Wadsworth Center Lecture Series Celebrates Earth Day Anniversary
Environmental Science is Topic of 16th Annual Public Lecture Series
ALBANY, N.Y. (April 9, 2010) - Scientists from the New York State Department of Health's Wadsworth Center will celebrate the 40th anniversary of Earth Day in a lecture series called The Environment: 40 Years On.
Speakers will trace the history of environmental issues in New York State from the Love Canal crisis to contemporary concerns such as PCBs, and discuss how new and improved methods to assess exposure to potential hazards can aid health risk analysis.
Beginning Wednesday, April 14, the four free lectures will be held on Wednesdays at 7 p.m. at the David Axelrod Institute, 120 New Scotland Avenue, in Albany.
"The 40th anniversary of Earth Day reminds us of the importance of protecting our environment for future generations and to show appreciation for those who are committed to protecting the environment, whether through scientific studies or community education and awareness," said State Health Commissioner Richard F. Daines, M.D.
This year's speakers and topics are:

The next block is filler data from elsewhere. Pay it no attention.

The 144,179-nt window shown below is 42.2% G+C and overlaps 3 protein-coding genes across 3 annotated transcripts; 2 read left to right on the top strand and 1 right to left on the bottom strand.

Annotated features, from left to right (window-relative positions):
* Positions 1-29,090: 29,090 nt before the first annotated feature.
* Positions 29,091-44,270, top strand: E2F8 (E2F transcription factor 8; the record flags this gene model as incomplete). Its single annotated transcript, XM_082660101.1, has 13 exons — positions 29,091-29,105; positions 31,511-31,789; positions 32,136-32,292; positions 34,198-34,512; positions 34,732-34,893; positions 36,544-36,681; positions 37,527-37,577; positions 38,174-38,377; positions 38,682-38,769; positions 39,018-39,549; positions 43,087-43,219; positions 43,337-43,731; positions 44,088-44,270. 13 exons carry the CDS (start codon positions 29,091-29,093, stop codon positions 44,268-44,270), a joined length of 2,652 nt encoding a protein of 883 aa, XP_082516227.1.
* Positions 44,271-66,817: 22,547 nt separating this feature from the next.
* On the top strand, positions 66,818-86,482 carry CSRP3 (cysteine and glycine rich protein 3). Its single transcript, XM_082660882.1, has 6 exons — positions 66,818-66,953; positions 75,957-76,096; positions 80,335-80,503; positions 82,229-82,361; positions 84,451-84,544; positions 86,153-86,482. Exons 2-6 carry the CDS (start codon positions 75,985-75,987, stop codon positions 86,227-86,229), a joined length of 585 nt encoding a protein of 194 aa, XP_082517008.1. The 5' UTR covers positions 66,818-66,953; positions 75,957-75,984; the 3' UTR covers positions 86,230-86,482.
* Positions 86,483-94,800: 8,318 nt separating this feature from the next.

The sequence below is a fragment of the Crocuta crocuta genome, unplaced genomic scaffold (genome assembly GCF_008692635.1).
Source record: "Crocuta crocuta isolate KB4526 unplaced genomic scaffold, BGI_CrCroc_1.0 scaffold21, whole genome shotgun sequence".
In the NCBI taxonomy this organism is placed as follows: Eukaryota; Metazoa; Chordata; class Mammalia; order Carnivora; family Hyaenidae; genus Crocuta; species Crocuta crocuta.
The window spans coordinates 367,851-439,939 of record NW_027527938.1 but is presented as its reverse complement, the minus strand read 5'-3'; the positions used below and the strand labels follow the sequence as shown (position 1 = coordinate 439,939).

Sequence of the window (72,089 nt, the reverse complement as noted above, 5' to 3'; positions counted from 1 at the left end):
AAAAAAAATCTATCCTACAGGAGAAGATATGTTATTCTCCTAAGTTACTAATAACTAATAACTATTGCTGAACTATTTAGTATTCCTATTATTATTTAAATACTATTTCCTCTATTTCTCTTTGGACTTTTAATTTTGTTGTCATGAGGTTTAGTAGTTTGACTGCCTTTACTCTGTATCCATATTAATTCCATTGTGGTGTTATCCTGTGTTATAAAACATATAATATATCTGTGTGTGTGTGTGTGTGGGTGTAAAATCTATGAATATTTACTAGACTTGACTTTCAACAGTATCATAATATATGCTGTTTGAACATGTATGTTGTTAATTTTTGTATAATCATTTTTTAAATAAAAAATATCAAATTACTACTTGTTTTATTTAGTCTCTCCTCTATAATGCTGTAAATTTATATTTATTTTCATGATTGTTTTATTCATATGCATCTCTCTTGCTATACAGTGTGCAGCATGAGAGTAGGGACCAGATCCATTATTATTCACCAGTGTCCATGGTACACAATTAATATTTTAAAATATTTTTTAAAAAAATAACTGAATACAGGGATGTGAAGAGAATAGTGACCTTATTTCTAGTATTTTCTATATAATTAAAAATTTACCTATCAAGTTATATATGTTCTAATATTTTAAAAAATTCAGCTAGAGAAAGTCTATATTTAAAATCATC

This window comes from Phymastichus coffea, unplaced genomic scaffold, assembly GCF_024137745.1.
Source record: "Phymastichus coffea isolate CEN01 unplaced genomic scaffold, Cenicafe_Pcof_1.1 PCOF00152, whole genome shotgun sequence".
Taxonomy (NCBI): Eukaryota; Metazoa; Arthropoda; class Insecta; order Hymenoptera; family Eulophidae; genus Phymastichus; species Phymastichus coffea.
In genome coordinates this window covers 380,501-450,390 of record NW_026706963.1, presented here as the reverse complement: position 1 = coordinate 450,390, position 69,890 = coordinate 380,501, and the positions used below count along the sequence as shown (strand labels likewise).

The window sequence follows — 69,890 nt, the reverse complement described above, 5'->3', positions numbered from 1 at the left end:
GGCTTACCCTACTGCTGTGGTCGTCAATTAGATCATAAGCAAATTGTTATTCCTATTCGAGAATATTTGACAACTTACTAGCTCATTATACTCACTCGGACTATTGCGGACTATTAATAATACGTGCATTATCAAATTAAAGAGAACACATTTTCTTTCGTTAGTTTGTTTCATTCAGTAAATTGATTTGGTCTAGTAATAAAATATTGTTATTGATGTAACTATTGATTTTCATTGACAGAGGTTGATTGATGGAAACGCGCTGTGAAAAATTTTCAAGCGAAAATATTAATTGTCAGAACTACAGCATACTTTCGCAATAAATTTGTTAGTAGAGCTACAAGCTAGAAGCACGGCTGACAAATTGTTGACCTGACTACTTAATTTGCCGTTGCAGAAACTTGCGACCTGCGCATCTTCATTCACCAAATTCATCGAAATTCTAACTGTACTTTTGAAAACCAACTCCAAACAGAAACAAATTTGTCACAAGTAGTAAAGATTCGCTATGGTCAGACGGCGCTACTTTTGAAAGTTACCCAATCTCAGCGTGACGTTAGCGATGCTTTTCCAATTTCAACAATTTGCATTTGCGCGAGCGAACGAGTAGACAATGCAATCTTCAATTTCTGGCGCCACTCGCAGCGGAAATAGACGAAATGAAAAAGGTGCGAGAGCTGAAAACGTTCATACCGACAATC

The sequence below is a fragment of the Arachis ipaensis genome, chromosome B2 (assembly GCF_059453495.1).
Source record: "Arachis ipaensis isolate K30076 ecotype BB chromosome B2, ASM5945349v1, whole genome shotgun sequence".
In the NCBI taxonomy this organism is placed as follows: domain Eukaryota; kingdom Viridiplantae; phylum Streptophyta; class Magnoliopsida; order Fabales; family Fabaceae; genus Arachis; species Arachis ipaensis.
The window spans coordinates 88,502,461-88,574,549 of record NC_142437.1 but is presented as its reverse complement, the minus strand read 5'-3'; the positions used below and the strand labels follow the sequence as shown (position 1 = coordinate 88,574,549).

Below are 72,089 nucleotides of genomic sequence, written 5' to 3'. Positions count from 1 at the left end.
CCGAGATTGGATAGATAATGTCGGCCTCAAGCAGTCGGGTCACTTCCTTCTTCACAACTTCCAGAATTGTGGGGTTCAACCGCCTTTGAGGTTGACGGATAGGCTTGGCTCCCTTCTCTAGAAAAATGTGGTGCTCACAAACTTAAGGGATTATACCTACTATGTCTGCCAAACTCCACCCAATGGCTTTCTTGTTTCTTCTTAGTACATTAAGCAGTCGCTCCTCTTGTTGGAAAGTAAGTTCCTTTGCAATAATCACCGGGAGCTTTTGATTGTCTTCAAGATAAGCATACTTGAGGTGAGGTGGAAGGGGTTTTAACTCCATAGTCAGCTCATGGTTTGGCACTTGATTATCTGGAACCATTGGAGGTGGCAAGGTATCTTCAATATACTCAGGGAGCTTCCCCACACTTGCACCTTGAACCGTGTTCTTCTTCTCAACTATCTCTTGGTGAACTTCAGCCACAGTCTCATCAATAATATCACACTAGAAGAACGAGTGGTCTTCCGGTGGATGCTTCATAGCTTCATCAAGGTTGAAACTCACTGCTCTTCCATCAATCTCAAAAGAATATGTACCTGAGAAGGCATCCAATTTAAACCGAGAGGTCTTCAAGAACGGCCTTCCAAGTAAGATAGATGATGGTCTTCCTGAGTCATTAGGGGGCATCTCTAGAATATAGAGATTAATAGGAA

- April 14 – "Environmental Response: What Have Four Decades Taught Us?" with Kenneth Aldous, Ph.D.
- April 21 – "Bears, Bats and Otters, Oh My: Wildlife as Watch Guards" with Kurunthachalam Kannan, Ph.D.
- April 28 – "PCBs and Parkinson's Disease: The Role of Gender" with Richard Seegal, Ph.D.
- May 5 – "Safe Drinking Water: A Toolbox Approach" with Ellen Braun-Howland, Ph.D.
Over the past four decades, Wadsworth scientists have been investigating the environment to learn the effects that contaminants may have on human health.
"The expertise and contributions of New York State's environmental scientists have earned them and the Department of Health world renown. Their work continues to help protect the health of New Yorkers every day," said Wadsworth Center Director Lawrence S. Sturman, M.D., Ph.D.
The lectures will cover the laboratory's early contributions in developing methods to analyze complex chemical mixtures in the environment, as well as modern approaches of environmental risk analysis, such as the use of biomonitoring to detect and measure chemical hazards directly in humans.
There is no advance registration, but a photo ID will be required at admission. Doors open at 6:30 p.m.
For more information, visit: wadsworth.org/educate/lecture_series/2010.html